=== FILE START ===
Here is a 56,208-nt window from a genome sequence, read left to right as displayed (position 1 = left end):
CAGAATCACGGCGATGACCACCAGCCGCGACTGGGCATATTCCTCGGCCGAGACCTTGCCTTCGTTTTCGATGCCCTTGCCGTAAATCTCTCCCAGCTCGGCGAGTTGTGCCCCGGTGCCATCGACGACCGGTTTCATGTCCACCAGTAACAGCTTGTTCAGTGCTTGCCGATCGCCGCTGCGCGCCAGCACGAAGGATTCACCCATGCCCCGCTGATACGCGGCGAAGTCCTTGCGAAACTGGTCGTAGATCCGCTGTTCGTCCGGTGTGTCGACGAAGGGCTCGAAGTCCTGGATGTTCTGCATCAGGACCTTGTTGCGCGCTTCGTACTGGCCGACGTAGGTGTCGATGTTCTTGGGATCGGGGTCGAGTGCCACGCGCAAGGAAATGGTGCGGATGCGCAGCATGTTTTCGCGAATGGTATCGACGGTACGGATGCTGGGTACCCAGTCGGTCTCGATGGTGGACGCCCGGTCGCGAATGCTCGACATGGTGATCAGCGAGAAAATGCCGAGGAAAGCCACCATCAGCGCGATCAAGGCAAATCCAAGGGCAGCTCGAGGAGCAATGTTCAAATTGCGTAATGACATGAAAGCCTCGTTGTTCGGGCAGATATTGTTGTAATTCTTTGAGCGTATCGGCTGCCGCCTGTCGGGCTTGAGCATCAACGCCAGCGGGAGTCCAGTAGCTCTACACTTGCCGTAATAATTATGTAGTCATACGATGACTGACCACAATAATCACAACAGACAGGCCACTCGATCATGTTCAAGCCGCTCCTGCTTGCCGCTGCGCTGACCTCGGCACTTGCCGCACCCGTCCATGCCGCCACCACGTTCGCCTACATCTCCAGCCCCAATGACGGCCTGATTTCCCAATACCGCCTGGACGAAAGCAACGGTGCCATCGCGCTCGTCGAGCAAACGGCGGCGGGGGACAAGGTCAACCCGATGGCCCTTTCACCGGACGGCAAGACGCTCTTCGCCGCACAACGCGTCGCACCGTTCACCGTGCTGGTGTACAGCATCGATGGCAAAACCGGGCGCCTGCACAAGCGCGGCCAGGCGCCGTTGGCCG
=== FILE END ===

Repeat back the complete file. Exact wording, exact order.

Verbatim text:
Here is a 56,208-nt window from a genome sequence, read left to right as displayed (position 1 = left end):
CAGAATCACGGCGATGACCACCAGCCGCGACTGGGCATATTCCTCGGCCGAGACCTTGCCTTCGTTTTCGATGCCCTTGCCGTAAATCTCTCCCAGCTCGGCGAGTTGTGCCCCGGTGCCATCGACGACCGGTTTCATGTCCACCAGTAACAGCTTGTTCAGTGCTTGCCGATCGCCGCTGCGCGCCAGCACGAAGGATTCACCCATGCCCCGCTGATACGCGGCGAAGTCCTTGCGAAACTGGTCGTAGATCCGCTGTTCGTCCGGTGTGTCGACGAAGGGCTCGAAGTCCTGGATGTTCTGCATCAGGACCTTGTTGCGCGCTTCGTACTGGCCGACGTAGGTGTCGATGTTCTTGGGATCGGGGTCGAGTGCCACGCGCAAGGAAATGGTGCGGATGCGCAGCATGTTTTCGCGAATGGTATCGACGGTACGGATGCTGGGTACCCAGTCGGTCTCGATGGTGGACGCCCGGTCGCGAATGCTCGACATGGTGATCAGCGAGAAAATGCCGAGGAAAGCCACCATCAGCGCGATCAAGGCAAATCCAAGGGCAGCTCGAGGAGCAATGTTCAAATTGCGTAATGACATGAAAGCCTCGTTGTTCGGGCAGATATTGTTGTAATTCTTTGAGCGTATCGGCTGCCGCCTGTCGGGCTTGAGCATCAACGCCAGCGGGAGTCCAGTAGCTCTACACTTGCCGTAATAATTATGTAGTCATACGATGACTGACCACAATAATCACAACAGACAGGCCACTCGATCATGTTCAAGCCGCTCCTGCTTGCCGCTGCGCTGACCTCGGCACTTGCCGCACCCGTCCATGCCGCCACCACGTTCGCCTACATCTCCAGCCCCAATGACGGCCTGATTTCCCAATACCGCCTGGACGAAAGCAACGGTGCCATCGCGCTCGTCGAGCAAACGGCGGCGGGGGACAAGGTCAACCCGATGGCCCTTTCACCGGACGGCAAGACGCTCTTCGCCGCACAACGCGTCGCACCGTTCACCGTGCTGGTGTACAGCATCGATGGCAAAACCGGGCGCCTGCACAAGCGCGGCCAGGCGCCGTTGGCCG